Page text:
Tuesday, January 29, 2013

RC Model Flyer 01/2011

Development of the DHC (de Havilland Canada) Twin Otter began in 1964, with the first flight on May 20, 1965. Design features included double slotted trailing edge flaps and ailerons that work in unison with the flaps to boost STOL performance. The availability of the 550 shp (410 kW) Pratt and Whitney Canada PT6A-20 propeller turbine engine in the early 1960s made the concept of a twin more feasible. According to Wikapeadia, as of August 2006, a total of 584 Twin Otter aircraft (all variants) remained in service worldwide. After production ended, the remaining tooling was purchased by Viking Air of Victoria, British Columbia, who manufacture replacement parts for all of the out of production de Havilland Canada aircraft. On February 24, 2006 Viking purchased the type certificates from Bombardier Aerospace for all the out of production de Havilland DHC-1 through DHC-7 aircraft. The ownership of the certificates gives Viking the exclusive right to manufacture new aircraft. On July 17, 2006, at the Farnborough Air Show, Viking Air announced its intention to offer a Series 400 Twin Otter. On April 2, 2007 Viking announced that with 27 orders and options in hand, it was restarting production of the Twin Otter, equipped with a more powerful Pratt & Whitney Canada PT6A-34/35 engine. As of November 2007, 40 firm orders and 10 options had been taken and a new assembly plant established in Calgary, Alberta. Zimex Aviation of Switzerland received the first new production aircraft, serial number 845, in July 2010.

Scale Military Figure Conversions

Military figure modelling has existed in one form or another, since man learned both to fight, and to create. Beautifully crafted scale figures of soldiers and sailors have been found in burial sites, pyramids and tombs throughout antiquity, charting and commemorating mans struggle against those who would destroy him, his land and his loved ones. The figures in Fig. 1 are of Wellington, his wife Kitty Pakenham, and an infantry guardsman. They were cast in lead recycled from musket balls retrieved from the field at Waterloo. Today, we are blessed indeed that a great diversity of model soldiers, sailors and airmen in all scales, from all of the major combatant nations throughout history, are available from some very notable manufacturers across the world. Military figure modelling is no longer the cottage industry it was back in the 1960s and 70s, and the new-found diversity in type and scale can only be a good thing, ensuring in most cases that only the very best have survived.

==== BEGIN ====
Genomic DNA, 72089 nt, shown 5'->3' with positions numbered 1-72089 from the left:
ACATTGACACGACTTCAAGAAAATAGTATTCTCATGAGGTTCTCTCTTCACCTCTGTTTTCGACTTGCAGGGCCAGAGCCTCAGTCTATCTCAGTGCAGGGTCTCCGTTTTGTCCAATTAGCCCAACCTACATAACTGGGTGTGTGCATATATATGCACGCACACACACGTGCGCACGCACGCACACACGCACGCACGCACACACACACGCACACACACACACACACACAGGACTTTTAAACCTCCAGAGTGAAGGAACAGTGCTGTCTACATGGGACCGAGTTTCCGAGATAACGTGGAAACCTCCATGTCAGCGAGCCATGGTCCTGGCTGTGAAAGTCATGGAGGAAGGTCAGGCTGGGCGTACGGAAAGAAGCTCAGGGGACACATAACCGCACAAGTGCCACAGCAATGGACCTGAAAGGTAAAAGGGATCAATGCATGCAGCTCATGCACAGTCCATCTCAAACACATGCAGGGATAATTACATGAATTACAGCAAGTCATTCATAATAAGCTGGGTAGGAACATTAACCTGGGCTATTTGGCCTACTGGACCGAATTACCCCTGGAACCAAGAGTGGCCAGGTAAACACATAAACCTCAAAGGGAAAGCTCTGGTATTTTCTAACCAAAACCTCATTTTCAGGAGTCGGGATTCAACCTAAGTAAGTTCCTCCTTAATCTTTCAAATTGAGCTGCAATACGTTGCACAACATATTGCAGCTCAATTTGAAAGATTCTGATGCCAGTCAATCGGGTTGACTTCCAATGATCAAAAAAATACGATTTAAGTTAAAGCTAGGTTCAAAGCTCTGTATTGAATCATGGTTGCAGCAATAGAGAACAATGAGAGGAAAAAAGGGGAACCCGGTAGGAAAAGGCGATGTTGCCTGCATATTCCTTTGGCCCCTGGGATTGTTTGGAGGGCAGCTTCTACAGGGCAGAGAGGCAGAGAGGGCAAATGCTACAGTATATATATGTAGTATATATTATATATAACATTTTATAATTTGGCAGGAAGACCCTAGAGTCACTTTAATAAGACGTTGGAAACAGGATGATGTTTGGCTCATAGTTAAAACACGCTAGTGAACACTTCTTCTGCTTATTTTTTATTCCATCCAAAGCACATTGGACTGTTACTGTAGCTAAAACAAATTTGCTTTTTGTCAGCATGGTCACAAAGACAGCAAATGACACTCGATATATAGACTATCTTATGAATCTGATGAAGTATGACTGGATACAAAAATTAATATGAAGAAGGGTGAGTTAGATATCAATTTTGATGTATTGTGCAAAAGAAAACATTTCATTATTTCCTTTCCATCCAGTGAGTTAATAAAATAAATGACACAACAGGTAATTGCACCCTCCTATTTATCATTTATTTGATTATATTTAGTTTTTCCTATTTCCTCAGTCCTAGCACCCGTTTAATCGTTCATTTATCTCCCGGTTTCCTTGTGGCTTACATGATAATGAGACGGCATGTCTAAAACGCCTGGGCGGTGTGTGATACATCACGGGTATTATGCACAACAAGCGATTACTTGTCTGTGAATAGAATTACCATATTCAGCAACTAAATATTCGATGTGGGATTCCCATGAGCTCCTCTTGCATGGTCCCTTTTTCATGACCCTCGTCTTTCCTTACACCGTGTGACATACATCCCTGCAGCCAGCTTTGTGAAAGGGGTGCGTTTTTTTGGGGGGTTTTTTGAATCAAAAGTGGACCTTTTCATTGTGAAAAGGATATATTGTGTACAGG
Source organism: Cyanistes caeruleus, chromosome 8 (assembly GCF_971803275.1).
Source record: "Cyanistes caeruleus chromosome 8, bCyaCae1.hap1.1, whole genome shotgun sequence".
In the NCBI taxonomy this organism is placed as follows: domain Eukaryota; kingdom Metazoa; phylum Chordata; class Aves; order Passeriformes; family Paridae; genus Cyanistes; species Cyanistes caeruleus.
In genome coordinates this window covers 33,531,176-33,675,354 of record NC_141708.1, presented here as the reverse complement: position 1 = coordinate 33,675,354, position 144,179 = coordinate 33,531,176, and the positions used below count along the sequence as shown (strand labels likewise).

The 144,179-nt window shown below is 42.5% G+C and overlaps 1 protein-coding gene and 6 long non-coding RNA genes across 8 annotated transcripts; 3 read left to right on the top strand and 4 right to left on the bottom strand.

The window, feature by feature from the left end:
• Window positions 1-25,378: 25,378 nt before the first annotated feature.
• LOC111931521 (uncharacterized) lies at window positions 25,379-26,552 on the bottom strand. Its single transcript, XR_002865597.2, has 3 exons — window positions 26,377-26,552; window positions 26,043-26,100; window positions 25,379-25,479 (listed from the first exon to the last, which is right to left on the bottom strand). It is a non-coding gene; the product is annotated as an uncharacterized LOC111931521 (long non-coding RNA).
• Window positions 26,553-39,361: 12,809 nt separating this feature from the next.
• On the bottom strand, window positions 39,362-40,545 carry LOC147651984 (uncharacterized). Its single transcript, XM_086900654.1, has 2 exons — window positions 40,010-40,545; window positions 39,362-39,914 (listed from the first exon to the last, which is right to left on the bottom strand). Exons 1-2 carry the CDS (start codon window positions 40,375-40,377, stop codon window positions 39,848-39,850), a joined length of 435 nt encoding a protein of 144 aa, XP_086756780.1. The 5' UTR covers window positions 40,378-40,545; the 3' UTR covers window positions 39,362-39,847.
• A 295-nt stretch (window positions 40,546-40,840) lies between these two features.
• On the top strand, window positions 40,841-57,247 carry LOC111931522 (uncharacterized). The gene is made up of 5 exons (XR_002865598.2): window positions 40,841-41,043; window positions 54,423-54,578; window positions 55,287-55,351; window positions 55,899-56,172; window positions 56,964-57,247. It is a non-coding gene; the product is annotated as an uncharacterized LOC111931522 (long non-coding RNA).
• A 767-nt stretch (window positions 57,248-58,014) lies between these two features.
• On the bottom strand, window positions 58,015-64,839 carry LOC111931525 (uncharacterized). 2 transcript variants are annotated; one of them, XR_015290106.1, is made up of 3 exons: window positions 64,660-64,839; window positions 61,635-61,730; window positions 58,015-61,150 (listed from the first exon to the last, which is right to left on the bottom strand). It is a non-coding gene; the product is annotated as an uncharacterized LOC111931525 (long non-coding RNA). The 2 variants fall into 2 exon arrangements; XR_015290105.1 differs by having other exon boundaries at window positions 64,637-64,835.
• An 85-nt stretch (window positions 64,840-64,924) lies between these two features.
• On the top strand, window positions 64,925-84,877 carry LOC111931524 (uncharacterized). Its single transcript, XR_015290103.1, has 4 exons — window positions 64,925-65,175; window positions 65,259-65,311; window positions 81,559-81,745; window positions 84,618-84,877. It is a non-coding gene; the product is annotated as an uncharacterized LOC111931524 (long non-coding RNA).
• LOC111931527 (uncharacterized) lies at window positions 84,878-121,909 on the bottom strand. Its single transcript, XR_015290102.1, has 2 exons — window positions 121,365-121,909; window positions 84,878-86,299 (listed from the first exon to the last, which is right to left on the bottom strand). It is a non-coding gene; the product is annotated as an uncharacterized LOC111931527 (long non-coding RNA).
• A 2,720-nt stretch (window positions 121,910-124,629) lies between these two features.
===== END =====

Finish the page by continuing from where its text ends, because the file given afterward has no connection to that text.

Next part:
Modelling Fallschirmjager Figures

From its early beginnings as a battalion in 1936, Germany's paratrooper branch grew to a body comprising several divisions. About 230,000 men served as Fallschirmjäger throughout the Third Reich period, the greater part of them during World War II, when paratrooper units were engaged in every major campaign, earning an elite status, admiration and respect even from their enemies. This image seems to have endured in our own hobby area, and Fallschirmjäger are plentiful in the figure market, making this popular subject an excellent choice for this series of how-to modelling guides. Of the diverse subjects dealt with in this book, painting techniques take the lion's share; given the limitations of space, we reasoned that it would be natural to prioritize this, the most widely followed discipline. We hope that the many modellers who concentrate on painting out-of-the-box figures, as well as those who also indulge in figure conversion, will both profit from some of the techniques explained in the painting tutorials. We have also found that painting techniques are especially well suited for a step-by-step presentation. Our chosen medium is acrylic paint, which has steadily gained popularity in our hobby.